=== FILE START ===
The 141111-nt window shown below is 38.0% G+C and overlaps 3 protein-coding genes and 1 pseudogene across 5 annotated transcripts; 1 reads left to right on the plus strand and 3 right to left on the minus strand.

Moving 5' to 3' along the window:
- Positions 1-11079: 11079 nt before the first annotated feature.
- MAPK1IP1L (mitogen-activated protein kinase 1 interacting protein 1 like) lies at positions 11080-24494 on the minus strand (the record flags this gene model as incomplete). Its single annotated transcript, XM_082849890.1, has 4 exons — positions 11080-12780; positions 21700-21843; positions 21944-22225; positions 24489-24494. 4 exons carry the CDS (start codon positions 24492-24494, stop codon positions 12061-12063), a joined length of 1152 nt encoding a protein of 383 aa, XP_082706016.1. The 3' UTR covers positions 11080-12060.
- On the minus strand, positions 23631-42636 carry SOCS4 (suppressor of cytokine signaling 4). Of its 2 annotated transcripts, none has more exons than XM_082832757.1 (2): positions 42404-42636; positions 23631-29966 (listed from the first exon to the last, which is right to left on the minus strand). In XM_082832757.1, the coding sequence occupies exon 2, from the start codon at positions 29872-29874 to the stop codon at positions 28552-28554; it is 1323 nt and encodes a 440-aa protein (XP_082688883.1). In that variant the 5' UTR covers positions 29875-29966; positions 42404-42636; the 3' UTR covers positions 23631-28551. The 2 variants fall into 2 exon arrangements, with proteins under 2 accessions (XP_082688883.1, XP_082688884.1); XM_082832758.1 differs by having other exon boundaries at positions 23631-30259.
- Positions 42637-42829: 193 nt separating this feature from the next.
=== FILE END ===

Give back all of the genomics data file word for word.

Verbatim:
The 141111-nt window shown below is 38.0% G+C and overlaps 3 protein-coding genes and 1 pseudogene across 5 annotated transcripts; 1 reads left to right on the plus strand and 3 right to left on the minus strand.

Moving 5' to 3' along the window:
- Positions 1-11079: 11079 nt before the first annotated feature.
- MAPK1IP1L (mitogen-activated protein kinase 1 interacting protein 1 like) lies at positions 11080-24494 on the minus strand (the record flags this gene model as incomplete). Its single annotated transcript, XM_082849890.1, has 4 exons — positions 11080-12780; positions 21700-21843; positions 21944-22225; positions 24489-24494. 4 exons carry the CDS (start codon positions 24492-24494, stop codon positions 12061-12063), a joined length of 1152 nt encoding a protein of 383 aa, XP_082706016.1. The 3' UTR covers positions 11080-12060.
- On the minus strand, positions 23631-42636 carry SOCS4 (suppressor of cytokine signaling 4). Of its 2 annotated transcripts, none has more exons than XM_082832757.1 (2): positions 42404-42636; positions 23631-29966 (listed from the first exon to the last, which is right to left on the minus strand). In XM_082832757.1, the coding sequence occupies exon 2, from the start codon at positions 29872-29874 to the stop codon at positions 28552-28554; it is 1323 nt and encodes a 440-aa protein (XP_082688883.1). In that variant the 5' UTR covers positions 29875-29966; positions 42404-42636; the 3' UTR covers positions 23631-28551. The 2 variants fall into 2 exon arrangements, with proteins under 2 accessions (XP_082688883.1, XP_082688884.1); XM_082832758.1 differs by having other exon boundaries at positions 23631-30259.
- Positions 42637-42829: 193 nt separating this feature from the next.